The idea that people would want to live in Siberia is usually met with incredulity in western countries, where it is often depicted as a land of darkness and harsh winters. It's not as cold as that image suggests however and there are plenty of reasons why so many Russians choose to settle here.
It's a hugely diverse region that includes taiga forest over most of Siberia, a complex region of steppes in the west, and a mountainous region along Russia's borders with Mongolia and China. It's also home to the world's deepest lake, Lake Baikal.
One of the main challenges people living here have to overcome is the extreme cold. Another is the vast distances between villages and towns. People here have to come up with epic solutions to cope with both of these problems. This is why Siberia has such a variety of different ways of life. It's a mix of city-dwellers with a garden, parking space and their own house in the suburbs as well as nomadic groups with reindeer and yurts.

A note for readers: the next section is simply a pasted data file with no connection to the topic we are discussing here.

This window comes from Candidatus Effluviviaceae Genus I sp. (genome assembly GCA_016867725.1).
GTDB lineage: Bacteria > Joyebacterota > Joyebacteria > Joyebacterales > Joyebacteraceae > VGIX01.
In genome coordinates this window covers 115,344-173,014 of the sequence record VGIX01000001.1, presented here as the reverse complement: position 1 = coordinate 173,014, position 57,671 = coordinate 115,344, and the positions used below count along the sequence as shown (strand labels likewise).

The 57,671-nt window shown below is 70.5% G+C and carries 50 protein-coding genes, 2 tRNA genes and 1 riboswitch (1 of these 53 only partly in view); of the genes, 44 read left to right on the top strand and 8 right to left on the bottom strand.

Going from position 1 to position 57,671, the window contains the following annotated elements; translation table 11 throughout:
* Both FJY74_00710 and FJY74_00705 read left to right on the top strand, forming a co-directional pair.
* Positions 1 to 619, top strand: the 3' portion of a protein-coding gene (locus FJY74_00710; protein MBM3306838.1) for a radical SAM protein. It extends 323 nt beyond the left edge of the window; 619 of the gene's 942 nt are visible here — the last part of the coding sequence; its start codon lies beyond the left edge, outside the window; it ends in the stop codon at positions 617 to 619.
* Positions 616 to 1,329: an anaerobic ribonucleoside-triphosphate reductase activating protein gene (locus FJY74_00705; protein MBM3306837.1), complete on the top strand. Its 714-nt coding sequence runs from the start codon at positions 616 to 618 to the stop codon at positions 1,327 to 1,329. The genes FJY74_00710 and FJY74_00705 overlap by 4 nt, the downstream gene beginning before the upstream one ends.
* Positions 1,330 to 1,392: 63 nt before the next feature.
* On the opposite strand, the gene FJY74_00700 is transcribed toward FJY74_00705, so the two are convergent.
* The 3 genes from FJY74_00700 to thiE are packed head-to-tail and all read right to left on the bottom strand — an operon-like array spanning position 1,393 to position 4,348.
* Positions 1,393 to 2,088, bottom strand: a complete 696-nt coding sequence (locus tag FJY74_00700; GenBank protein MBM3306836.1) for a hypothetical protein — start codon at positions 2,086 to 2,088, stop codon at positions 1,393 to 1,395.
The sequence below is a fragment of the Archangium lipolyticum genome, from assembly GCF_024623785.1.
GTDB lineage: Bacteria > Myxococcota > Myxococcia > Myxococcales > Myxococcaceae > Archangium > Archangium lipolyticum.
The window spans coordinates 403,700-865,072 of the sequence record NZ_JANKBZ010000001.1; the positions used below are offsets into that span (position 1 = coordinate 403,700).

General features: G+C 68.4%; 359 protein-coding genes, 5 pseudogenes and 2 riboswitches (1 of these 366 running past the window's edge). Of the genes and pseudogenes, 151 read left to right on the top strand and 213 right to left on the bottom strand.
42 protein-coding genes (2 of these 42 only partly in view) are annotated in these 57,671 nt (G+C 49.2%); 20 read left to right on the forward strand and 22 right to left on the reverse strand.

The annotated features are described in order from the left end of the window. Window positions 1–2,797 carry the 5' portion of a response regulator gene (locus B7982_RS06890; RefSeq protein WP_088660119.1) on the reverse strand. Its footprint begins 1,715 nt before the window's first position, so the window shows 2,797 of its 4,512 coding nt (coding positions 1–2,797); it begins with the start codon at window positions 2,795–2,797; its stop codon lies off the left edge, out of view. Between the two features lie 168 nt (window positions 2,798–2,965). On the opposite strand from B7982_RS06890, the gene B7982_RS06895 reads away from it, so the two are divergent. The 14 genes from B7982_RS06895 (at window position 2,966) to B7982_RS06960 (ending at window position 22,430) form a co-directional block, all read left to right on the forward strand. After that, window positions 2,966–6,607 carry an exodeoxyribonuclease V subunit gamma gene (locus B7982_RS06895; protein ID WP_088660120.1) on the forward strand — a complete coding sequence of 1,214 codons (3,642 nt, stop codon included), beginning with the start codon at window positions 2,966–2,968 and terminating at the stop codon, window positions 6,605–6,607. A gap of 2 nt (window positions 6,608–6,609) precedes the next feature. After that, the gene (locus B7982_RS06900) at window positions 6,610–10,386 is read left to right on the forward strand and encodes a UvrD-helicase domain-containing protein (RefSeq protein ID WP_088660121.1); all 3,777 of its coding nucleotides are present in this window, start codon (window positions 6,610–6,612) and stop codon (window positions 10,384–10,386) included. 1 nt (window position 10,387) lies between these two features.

The cold in Siberia is largely down to the fact that most of the rivers there flow north or join others that do and end up in the Arctic Ocean. As they thaw in the spring their waters back up, creating swampy bogs, and they stop flowing altogether in winter.
Western Russia gets its warmth from the Atlantic, which is close enough to allow modified maritime air to sweep in on a regular basis. But the Siberian High steers these storms away from eastern Siberia for much of the winter. The resulting cold pool starts building at the end of summer peaks in winter and usually doesn't weaken until April.